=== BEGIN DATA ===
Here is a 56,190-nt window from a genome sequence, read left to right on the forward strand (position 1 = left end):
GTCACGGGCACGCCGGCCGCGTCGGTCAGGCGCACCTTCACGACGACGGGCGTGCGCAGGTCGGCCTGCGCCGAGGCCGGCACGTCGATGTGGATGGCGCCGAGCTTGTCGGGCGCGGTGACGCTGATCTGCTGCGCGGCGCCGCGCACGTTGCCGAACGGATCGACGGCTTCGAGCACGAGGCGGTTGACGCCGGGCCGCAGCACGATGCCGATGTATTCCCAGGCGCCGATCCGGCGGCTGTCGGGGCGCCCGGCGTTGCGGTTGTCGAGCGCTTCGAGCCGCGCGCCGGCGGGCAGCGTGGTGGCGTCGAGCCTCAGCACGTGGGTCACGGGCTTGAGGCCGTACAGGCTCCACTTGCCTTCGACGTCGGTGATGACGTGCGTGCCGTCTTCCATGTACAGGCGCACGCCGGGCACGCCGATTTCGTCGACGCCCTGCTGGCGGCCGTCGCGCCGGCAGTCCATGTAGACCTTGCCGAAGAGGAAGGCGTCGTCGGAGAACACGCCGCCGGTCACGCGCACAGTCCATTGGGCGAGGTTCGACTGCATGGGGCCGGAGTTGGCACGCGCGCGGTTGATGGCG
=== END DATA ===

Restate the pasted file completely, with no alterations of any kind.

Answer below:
Here is a 56,190-nt window from a genome sequence, read left to right on the forward strand (position 1 = left end):
GTCACGGGCACGCCGGCCGCGTCGGTCAGGCGCACCTTCACGACGACGGGCGTGCGCAGGTCGGCCTGCGCCGAGGCCGGCACGTCGATGTGGATGGCGCCGAGCTTGTCGGGCGCGGTGACGCTGATCTGCTGCGCGGCGCCGCGCACGTTGCCGAACGGATCGACGGCTTCGAGCACGAGGCGGTTGACGCCGGGCCGCAGCACGATGCCGATGTATTCCCAGGCGCCGATCCGGCGGCTGTCGGGGCGCCCGGCGTTGCGGTTGTCGAGCGCTTCGAGCCGCGCGCCGGCGGGCAGCGTGGTGGCGTCGAGCCTCAGCACGTGGGTCACGGGCTTGAGGCCGTACAGGCTCCACTTGCCTTCGACGTCGGTGATGACGTGCGTGCCGTCTTCCATGTACAGGCGCACGCCGGGCACGCCGATTTCGTCGACGCCCTGCTGGCGGCCGTCGCGCCGGCAGTCCATGTAGACCTTGCCGAAGAGGAAGGCGTCGTCGGAGAACACGCCGCCGGTCACGCGCACAGTCCATTGGGCGAGGTTCGACTGCATGGGGCCGGAGTTGGCACGCGCGCGGTTGATGGCG